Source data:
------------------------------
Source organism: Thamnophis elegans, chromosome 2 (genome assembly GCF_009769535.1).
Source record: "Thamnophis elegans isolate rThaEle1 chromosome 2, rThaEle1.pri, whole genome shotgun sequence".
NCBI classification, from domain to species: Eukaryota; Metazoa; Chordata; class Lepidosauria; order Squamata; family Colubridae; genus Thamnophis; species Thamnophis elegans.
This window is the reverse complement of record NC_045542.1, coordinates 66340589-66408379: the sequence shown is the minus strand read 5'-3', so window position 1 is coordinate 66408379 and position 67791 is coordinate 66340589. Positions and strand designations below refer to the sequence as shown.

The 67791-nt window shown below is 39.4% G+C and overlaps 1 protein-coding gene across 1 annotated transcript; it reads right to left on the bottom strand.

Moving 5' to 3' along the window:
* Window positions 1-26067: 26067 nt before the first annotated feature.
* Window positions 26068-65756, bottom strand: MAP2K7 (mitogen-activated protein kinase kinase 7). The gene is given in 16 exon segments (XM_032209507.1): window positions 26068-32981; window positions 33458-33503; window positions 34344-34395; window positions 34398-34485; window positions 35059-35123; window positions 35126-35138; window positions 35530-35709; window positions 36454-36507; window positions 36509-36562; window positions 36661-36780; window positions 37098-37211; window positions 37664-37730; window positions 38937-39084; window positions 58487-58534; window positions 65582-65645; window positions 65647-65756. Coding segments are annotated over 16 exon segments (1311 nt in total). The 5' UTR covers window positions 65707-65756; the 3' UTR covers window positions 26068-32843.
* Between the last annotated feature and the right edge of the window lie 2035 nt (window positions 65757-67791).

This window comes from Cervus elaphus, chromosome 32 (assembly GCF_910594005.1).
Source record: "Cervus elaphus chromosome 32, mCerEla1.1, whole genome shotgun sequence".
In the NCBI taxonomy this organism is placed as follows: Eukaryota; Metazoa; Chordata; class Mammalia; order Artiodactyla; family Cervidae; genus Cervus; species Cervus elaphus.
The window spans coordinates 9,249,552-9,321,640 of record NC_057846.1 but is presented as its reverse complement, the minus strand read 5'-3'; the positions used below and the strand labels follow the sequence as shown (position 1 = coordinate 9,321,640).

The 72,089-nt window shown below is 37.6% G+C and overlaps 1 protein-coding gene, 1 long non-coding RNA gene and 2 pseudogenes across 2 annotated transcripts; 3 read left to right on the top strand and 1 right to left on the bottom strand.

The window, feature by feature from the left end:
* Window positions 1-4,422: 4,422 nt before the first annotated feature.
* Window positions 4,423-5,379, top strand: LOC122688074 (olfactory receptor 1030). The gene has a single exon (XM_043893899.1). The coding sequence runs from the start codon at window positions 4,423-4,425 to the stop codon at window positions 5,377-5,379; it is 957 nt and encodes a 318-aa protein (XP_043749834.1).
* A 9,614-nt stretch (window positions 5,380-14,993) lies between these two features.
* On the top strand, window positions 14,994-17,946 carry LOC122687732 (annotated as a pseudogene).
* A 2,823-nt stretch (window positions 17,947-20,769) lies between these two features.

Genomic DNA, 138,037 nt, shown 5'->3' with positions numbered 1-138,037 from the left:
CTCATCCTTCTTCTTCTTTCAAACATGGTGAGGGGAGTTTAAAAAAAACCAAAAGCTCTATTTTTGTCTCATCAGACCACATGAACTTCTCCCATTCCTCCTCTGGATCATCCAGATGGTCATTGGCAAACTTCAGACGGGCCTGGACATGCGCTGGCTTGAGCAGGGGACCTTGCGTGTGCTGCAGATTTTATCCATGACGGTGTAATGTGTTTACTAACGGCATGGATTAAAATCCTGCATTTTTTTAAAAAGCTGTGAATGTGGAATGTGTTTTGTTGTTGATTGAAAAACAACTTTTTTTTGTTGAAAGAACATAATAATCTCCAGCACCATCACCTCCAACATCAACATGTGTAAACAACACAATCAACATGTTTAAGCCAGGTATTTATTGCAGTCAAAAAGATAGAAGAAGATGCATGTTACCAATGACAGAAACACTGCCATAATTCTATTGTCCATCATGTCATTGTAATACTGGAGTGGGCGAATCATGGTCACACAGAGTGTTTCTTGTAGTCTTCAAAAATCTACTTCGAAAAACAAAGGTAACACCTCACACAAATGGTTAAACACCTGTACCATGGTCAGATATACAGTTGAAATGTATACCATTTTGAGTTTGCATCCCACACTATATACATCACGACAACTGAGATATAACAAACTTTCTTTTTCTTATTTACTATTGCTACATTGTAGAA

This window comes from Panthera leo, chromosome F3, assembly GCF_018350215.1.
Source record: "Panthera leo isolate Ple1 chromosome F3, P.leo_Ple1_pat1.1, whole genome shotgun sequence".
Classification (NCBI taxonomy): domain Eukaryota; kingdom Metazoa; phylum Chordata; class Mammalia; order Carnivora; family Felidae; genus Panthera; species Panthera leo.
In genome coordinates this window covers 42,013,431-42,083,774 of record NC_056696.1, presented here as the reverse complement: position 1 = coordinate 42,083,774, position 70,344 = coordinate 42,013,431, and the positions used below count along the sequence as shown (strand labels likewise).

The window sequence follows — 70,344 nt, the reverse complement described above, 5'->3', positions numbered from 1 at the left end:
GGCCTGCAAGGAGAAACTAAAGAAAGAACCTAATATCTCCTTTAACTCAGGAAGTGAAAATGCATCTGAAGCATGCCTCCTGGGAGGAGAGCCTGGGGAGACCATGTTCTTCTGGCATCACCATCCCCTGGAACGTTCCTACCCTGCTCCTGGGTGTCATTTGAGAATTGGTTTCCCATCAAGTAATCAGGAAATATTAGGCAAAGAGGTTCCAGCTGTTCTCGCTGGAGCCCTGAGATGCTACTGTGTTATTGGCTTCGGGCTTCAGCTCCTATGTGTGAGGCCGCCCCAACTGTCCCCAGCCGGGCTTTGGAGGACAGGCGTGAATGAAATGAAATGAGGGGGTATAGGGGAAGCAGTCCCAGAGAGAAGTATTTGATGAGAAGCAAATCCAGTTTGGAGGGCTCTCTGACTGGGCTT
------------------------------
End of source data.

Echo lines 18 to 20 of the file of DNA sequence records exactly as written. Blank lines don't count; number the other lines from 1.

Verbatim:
* A 9,614-nt stretch (window positions 5,380-14,993) lies between these two features.
* On the top strand, window positions 14,994-17,946 carry LOC122687732 (annotated as a pseudogene).
* A 2,823-nt stretch (window positions 17,947-20,769) lies between these two features.